Soldiers tell of escapes after vehicles targeted

NARROW ESCAPES: From left, privates Lee Ashton, Stephen MacLauchlan and Lee Jones in front of one of the Army's Mastiff vehicles

NARROW ESCAPES: From left, privates Lee Ashton, Stephen MacLauchlan and Lee Jones in front of one of the Army's Mastiff vehicles

First published in News

THREE soldiers from the region have told how they owe their lives to a new £500,000 vehicle.

They were all in Mastiff armoured personnel carriers when they hit landmines or were attacked by Taliban fighters with rocket-propelled grenades (RPGs).

Private Stephen Mac-Lauchlan, from York, told how he survived four RPGs hitting his vehicle.

One struck the windscreen and exploded, but failed to penetrate the toughened 6in glass.

Another hit armour on the side of the vehicle and exploded harmlessly, while the other two hit the fuel tank, but only left it badly dented.

Pte MacLauchlan said: "I owe my life to this vehicle.

"If I had been in any other armoured personnel carrier, I would almost certainly be dead now.

Pte MacLauchlan, who has been in the Army for five years, is a member of 8 Regiment of the Royal Logistics Corps.

He has been in Afghanistan since March and his role is to drive infantry soldiers to the front line. The first Mastiff arrived in April.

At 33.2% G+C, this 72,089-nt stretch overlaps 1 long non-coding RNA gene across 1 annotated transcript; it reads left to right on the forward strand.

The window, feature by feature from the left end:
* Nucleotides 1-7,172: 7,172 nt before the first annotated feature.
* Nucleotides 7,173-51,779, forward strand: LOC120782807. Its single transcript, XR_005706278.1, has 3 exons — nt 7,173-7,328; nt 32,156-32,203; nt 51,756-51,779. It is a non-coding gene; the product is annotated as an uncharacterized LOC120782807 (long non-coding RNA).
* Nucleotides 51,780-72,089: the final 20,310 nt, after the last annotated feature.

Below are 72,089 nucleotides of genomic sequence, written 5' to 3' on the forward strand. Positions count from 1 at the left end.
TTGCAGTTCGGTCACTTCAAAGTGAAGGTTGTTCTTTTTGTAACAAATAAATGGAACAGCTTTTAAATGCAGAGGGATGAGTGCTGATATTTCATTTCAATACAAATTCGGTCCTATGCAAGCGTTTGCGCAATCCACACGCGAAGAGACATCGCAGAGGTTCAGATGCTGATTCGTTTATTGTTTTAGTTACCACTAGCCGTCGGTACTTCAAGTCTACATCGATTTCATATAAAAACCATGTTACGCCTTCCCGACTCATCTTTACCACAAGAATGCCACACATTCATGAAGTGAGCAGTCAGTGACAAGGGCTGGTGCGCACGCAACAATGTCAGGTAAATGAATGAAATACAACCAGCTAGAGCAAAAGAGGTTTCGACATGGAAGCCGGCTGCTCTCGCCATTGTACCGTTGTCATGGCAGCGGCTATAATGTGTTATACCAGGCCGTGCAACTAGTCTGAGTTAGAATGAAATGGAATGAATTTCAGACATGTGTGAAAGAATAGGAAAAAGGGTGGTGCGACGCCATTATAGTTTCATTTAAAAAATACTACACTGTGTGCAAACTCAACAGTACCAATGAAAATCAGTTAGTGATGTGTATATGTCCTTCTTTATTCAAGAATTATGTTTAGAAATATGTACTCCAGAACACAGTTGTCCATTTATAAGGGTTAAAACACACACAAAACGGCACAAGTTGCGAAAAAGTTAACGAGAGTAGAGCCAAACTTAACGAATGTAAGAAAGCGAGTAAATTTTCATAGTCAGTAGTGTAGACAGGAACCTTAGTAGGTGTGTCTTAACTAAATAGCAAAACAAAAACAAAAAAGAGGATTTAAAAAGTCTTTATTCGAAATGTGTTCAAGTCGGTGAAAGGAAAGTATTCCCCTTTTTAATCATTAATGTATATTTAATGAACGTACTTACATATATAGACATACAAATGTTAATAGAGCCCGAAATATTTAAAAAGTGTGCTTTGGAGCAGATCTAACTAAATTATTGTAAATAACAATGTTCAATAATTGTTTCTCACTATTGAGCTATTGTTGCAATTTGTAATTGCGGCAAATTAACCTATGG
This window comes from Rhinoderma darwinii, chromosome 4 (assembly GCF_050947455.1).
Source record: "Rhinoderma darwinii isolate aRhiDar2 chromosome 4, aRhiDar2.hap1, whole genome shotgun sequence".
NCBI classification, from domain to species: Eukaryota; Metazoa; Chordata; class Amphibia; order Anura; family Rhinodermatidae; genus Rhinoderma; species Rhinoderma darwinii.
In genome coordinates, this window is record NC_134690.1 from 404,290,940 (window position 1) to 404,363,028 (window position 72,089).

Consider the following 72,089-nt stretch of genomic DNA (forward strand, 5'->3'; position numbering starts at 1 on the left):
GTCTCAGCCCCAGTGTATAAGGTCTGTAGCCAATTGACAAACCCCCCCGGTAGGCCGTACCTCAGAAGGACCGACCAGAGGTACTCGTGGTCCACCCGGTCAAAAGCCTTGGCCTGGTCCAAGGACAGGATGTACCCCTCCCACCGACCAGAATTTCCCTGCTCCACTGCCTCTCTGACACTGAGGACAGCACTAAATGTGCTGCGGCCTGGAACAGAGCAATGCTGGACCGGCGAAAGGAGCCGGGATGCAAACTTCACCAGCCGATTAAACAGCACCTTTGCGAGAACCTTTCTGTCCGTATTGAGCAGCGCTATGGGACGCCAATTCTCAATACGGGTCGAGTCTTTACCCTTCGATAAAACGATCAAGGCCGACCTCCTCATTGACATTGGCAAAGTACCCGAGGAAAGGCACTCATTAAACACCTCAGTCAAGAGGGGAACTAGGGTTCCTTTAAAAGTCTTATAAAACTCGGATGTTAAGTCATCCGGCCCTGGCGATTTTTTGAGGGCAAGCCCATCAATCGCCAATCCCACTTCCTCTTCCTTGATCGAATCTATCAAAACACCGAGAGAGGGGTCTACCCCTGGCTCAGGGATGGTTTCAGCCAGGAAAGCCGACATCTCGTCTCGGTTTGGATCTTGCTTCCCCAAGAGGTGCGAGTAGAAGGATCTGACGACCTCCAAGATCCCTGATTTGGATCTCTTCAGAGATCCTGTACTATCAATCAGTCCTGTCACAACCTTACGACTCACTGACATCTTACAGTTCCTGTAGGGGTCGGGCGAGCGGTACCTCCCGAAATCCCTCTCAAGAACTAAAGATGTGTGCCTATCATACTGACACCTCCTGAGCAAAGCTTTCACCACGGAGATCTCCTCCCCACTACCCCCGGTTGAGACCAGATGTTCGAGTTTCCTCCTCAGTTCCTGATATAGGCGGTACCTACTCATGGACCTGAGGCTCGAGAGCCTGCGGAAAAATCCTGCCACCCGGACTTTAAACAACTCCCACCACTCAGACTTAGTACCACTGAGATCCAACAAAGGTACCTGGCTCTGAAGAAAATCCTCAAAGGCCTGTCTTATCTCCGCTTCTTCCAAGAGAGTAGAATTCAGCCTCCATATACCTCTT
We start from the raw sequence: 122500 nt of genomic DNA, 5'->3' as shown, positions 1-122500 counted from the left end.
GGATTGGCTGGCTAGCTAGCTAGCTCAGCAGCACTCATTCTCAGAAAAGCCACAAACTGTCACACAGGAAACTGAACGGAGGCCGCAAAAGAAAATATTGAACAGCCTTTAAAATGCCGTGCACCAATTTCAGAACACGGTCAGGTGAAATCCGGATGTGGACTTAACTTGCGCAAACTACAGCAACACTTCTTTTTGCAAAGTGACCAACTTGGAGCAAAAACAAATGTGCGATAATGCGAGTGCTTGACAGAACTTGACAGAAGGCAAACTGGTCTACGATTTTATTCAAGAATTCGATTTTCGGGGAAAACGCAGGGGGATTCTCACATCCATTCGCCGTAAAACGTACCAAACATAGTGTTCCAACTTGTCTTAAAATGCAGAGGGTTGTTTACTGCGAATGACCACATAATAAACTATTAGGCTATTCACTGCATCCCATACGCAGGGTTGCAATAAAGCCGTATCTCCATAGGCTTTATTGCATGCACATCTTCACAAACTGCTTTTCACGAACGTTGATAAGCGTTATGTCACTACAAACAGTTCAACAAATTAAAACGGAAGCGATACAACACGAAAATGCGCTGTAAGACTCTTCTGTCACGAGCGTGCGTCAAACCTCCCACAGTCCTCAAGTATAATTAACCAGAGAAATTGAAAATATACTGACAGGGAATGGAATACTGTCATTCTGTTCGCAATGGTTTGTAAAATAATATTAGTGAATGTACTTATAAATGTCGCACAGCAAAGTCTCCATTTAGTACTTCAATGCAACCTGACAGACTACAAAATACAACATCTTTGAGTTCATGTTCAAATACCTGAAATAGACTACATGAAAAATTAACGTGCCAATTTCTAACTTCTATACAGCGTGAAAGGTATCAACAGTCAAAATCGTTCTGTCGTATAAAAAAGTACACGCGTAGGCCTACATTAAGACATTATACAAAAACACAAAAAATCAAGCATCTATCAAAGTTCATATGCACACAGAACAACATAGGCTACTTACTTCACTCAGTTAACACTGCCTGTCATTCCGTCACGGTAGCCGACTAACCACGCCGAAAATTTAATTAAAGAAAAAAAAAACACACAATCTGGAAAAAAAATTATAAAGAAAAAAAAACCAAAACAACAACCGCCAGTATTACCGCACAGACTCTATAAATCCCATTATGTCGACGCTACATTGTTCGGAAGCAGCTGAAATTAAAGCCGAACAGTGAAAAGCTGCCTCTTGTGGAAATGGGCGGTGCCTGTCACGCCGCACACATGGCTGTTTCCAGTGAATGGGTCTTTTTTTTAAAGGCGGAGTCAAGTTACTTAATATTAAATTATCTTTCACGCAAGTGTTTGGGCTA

Recalling the attack, which happened this month, Pte MacLauchlan said: "It was about 5.30am.

"We were going into battle. We were driving down into three or four compounds and a little stream and we dropped the guys off.

"As soon as we pulled in, we started getting fired at by AK47s. There were dozens of rounds hitting the vehicle.

"Within 30 seconds of stopping, one RPG hit the bar armour and exploded. I heard a bang and saw a lot of smoke.

"About 50 metres in front of me I saw a guy pop out from behind a wall and fire an RPG and then duck down. I saw it fly towards me. I was terrified.

"It hit the glass and it shattered. There was a big puff of smoke. I just thought it was the end for me."

It is not clear if the two that hit the fuel tank, which contained gallons of diesel, exploded or merely glanced off.

Pte Lee Ashton, 24, from Darlington, was on a mission to supply food and water to frontline troops, when his vehicle hit an anti-tank mine.

He said: "It blew the front tyre off and the wheel arch, but it kept driving. It just felt like we had hit a huge pothole. I only realised we had hit a mine when I saw the tyre was off. A big cloud of dust came in through the vents into the cab. The man on top-cover then shouted that we had hit a mine.

"It was a big anti-tank mine and if I had been in any other vehicle, I would probably be dead."

Pte Lee Jones, 24, from Penrith, Cumbria, was in a Mastiff when it hit an anti-tank mine.

He said: "There was big explosion and a lot of dust.

"It lifted the vehicle between seven and 8ft. It was like a car crash.

"It blew the front wheels off, but this vehicle is brilliant. It saved my life. It has saved a lot of lives."

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